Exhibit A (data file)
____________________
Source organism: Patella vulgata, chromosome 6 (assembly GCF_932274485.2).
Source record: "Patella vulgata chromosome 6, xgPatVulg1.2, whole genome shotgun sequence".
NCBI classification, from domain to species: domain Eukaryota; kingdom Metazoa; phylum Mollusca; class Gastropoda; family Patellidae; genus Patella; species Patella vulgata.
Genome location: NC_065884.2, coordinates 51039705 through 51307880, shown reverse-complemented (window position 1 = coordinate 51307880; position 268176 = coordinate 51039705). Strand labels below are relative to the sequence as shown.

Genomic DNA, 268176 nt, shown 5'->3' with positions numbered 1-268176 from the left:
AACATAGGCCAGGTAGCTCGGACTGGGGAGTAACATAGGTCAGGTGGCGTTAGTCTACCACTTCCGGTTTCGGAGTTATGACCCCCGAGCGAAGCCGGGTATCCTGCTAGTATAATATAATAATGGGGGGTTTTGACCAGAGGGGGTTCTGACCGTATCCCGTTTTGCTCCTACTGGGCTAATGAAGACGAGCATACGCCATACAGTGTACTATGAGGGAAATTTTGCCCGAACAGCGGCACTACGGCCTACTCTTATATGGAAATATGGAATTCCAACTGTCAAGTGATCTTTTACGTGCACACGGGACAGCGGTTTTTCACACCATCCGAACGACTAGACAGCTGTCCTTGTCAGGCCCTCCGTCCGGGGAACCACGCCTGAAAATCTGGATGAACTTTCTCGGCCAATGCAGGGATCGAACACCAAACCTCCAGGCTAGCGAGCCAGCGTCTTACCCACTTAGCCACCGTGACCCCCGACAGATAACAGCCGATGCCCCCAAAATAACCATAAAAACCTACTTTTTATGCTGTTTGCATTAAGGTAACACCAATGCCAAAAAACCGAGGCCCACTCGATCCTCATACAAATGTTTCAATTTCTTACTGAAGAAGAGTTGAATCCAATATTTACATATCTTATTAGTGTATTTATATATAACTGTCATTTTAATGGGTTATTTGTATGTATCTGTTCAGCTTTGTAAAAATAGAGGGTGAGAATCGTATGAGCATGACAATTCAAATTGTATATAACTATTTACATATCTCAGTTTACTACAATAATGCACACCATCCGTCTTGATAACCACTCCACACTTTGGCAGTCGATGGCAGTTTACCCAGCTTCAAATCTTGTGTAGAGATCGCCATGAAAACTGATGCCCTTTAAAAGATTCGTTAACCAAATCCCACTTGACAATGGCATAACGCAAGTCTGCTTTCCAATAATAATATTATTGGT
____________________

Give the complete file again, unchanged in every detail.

Source organism: Patella vulgata, chromosome 6 (assembly GCF_932274485.2).
Source record: "Patella vulgata chromosome 6, xgPatVulg1.2, whole genome shotgun sequence".
NCBI classification, from domain to species: domain Eukaryota; kingdom Metazoa; phylum Mollusca; class Gastropoda; family Patellidae; genus Patella; species Patella vulgata.
Genome location: NC_065884.2, coordinates 51039705 through 51307880, shown reverse-complemented (window position 1 = coordinate 51307880; position 268176 = coordinate 51039705). Strand labels below are relative to the sequence as shown.

Genomic DNA, 268176 nt, shown 5'->3' with positions numbered 1-268176 from the left:
AACATAGGCCAGGTAGCTCGGACTGGGGAGTAACATAGGTCAGGTGGCGTTAGTCTACCACTTCCGGTTTCGGAGTTATGACCCCCGAGCGAAGCCGGGTATCCTGCTAGTATAATATAATAATGGGGGGTTTTGACCAGAGGGGGTTCTGACCGTATCCCGTTTTGCTCCTACTGGGCTAATGAAGACGAGCATACGCCATACAGTGTACTATGAGGGAAATTTTGCCCGAACAGCGGCACTACGGCCTACTCTTATATGGAAATATGGAATTCCAACTGTCAAGTGATCTTTTACGTGCACACGGGACAGCGGTTTTTCACACCATCCGAACGACTAGACAGCTGTCCTTGTCAGGCCCTCCGTCCGGGGAACCACGCCTGAAAATCTGGATGAACTTTCTCGGCCAATGCAGGGATCGAACACCAAACCTCCAGGCTAGCGAGCCAGCGTCTTACCCACTTAGCCACCGTGACCCCCGACAGATAACAGCCGATGCCCCCAAAATAACCATAAAAACCTACTTTTTATGCTGTTTGCATTAAGGTAACACCAATGCCAAAAAACCGAGGCCCACTCGATCCTCATACAAATGTTTCAATTTCTTACTGAAGAAGAGTTGAATCCAATATTTACATATCTTATTAGTGTATTTATATATAACTGTCATTTTAATGGGTTATTTGTATGTATCTGTTCAGCTTTGTAAAAATAGAGGGTGAGAATCGTATGAGCATGACAATTCAAATTGTATATAACTATTTACATATCTCAGTTTACTACAATAATGCACACCATCCGTCTTGATAACCACTCCACACTTTGGCAGTCGATGGCAGTTTACCCAGCTTCAAATCTTGTGTAGAGATCGCCATGAAAACTGATGCCCTTTAAAAGATTCGTTAACCAAATCCCACTTGACAATGGCATAACGCAAGTCTGCTTTCCAATAATAATATTATTGGT